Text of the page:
Pennsylvania School District Goes Broke
ROBERT SIEGEL, HOST:
A small school system near Philadelphia is on the verge of going broke. The Chester Upland District has only enough money to pay its staff and remain open for a couple of weeks.
As we hear from Elizabeth Fiedler of member station WHYY, parents, students and teachers in the district are waiting to see what happens.
ELIZABETH FIEDLER, BYLINE: Last month, Chester Upland warned its teachers it was running out of money because of state budget cuts and rising payments to charter schools. Danyel Jennings, a Chester Upland parent, says she was shocked to learn teachers agreed to keep working temporarily without pay if the district couldn't meet payroll.
DANYEL JENNINGS: I think it's really admirable that teachers are willing to - they're that dedicated to educating that they would go, you know what, this is going to be hard on my family, but because I want these children to have a really good chance, I'm going to stay.
FIEDLER: That hasn't happened yet. In January, the Chester Upland School Board filed a federal lawsuit against the state of Pennsylvania to force the state to provide more funding. A federal judge ordered the state to give the district a $3.2 million advance to keep schools open, while district officials and lawmakers search for a long-term solution to the district's financial problems. District officials said the money would allow it to meet payroll for a few weeks, but it needs about $20 million to make it through the end of the school year.
Chester Upland's money problems run deep. It was already carrying about $10 million in debt from past years when it was hit with a 14 percent reduction in this year's budget.
Paul Gottlieb is with the Pennsylvania State Education Association, the union that represents Chester Upland teachers.
PAUL GOTTLIEB: The governor's cutting 866 million bucks from the state education budget was the trigger that basically permitted or enabled the school district to fall flat on its face. Chester Upland gets approximately 70 percent of its revenue from the state.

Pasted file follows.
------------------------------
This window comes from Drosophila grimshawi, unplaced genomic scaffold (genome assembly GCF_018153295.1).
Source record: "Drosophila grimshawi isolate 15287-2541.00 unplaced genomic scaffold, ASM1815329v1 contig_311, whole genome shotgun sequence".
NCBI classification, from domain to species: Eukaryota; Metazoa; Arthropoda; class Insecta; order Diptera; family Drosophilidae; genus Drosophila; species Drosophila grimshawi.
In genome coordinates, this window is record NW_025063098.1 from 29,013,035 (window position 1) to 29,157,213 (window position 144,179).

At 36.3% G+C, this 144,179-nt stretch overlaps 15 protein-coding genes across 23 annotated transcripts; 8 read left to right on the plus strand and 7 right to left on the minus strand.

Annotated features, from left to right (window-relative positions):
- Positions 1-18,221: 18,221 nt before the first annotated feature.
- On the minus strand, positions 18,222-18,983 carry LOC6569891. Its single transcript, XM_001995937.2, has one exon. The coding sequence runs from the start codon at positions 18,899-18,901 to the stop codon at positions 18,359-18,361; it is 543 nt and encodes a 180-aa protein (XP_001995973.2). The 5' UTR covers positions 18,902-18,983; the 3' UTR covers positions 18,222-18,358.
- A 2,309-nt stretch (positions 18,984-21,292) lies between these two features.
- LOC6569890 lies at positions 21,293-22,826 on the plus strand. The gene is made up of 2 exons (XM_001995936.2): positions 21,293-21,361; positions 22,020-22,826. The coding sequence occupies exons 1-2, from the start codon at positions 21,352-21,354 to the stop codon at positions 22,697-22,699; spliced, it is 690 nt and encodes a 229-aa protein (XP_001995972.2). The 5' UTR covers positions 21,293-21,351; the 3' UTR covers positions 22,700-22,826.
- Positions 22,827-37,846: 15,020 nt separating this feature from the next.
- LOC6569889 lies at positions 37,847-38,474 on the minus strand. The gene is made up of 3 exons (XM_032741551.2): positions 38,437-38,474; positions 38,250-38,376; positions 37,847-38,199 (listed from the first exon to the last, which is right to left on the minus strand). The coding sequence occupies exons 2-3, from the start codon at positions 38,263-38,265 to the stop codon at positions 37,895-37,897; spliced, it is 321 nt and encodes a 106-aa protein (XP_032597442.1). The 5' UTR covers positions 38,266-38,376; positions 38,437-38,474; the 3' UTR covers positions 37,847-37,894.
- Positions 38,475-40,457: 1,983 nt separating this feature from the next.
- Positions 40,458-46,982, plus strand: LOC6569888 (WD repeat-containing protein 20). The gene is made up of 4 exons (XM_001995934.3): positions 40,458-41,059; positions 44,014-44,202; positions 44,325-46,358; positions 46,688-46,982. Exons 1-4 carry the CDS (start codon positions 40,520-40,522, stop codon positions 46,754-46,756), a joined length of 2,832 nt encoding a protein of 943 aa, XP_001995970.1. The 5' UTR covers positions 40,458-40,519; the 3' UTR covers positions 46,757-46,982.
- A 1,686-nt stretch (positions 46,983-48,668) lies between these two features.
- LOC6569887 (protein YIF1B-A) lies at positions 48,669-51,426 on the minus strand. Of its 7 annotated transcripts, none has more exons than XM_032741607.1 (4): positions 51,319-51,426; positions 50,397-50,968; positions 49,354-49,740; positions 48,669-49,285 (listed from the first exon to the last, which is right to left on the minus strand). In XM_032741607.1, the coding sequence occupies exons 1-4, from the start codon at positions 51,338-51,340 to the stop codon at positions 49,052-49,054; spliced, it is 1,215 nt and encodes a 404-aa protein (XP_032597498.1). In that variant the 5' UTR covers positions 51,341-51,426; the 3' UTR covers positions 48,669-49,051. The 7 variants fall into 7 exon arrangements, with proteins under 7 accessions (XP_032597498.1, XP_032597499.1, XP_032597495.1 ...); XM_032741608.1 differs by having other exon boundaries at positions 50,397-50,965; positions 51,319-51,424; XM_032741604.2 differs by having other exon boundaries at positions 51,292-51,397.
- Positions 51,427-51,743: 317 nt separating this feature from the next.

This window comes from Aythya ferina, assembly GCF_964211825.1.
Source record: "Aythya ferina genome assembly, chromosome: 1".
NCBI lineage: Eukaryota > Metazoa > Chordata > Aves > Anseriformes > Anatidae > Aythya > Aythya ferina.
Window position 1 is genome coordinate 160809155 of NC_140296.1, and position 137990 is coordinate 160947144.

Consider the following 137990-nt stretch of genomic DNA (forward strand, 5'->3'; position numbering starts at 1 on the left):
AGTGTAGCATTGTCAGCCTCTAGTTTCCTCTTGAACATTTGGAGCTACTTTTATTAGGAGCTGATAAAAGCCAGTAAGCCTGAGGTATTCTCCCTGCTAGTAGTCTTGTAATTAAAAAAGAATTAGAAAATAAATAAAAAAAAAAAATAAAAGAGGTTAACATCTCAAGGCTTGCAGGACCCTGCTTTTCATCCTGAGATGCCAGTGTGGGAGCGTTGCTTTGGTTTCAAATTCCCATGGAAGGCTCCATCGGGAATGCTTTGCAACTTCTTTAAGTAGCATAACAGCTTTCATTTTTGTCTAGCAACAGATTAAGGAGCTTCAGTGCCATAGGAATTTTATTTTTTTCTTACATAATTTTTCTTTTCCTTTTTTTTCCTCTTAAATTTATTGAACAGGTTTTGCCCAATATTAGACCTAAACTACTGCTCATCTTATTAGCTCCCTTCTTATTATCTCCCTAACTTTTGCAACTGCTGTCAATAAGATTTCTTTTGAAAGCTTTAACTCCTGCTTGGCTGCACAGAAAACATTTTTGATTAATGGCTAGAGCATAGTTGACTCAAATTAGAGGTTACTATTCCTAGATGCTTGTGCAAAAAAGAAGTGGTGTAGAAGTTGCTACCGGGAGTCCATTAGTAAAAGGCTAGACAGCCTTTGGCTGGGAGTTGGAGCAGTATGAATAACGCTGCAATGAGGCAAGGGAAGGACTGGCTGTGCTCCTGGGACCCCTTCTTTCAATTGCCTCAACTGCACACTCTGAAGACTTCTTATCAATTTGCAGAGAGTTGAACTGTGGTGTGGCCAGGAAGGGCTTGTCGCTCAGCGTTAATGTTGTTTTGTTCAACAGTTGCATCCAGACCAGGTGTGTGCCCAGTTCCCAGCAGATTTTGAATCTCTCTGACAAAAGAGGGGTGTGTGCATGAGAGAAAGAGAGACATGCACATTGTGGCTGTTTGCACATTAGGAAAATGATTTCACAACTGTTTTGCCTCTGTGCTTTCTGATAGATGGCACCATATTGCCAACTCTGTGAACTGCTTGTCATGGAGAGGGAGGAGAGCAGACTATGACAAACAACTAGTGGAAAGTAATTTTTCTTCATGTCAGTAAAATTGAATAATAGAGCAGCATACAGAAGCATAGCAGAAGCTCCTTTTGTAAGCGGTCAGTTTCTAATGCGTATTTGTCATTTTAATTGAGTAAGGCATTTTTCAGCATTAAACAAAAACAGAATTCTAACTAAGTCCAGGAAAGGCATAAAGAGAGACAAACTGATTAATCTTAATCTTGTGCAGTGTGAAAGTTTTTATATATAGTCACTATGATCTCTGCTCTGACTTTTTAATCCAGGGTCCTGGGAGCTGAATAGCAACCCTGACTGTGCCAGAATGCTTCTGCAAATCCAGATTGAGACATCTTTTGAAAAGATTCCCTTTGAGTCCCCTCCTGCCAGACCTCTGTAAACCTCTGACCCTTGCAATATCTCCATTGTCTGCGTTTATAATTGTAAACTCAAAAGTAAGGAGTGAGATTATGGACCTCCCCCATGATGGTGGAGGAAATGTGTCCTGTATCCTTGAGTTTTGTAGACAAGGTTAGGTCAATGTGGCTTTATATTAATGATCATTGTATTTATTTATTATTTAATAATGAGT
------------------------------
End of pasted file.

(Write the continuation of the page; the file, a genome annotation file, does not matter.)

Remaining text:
FIEDLER: Chester Upland has one of the highest student poverty rates in Pennsylvania. Because of its ongoing financial problems, the district was placed under state control from 1994 through 2010. And on top of that, in December, the Chester Upland Community Charter School, which teaches about 45 percent of the district students, sued the Chester Upland District and the state for millions of dollars it said it was owed.
At a recent town hall meeting, parents and community leaders packed the room even though it was a weekday morning. Many spoke passionately about their love of the district and their frustration with the current predicament. State Senator Dominic Pileggi said he wants to know how the district ended up in such a financial hole.
STATE SENATOR DOMINIC PILEGGI: I can tell you, there's no appetite, there's no appetite to just simply keep sending money without accountability.
FIEDLER: Pileggi listened to the crowd, but didn't offer any immediate solutions.
PILEGGI: I think we ought to just keep all options open until we decide what the best way for the children is. And whatever that becomes, that's what I'm going to be for, and I'm not going to be pre-judge it.
FIEDLER: One concerned parent at the meeting, Chester High grad India Rodriguez, says she wants the district to rebound. But she's not staking her son's education on it. She just pulled him out of the district and put him in private school.
INDIA RODRIGUEZ: I just don't want to wait for the worst that can happen to happen, whereas one day they're like, you know, don't send your child to school. There's no school for him to go to.
FIEDLER: State officials, including Governor Tom Corbett, say they are working to keep the district open at least until the end of the school year, but they haven't said exactly how. A district spokesman says right now the district may not be able to pay teachers and support staff on February 15th. A federal judge has ordered the state and the district to try to resolve the situation by February 10th.
For NPR News, I'm Elizabeth Fiedler in Philadelphia.
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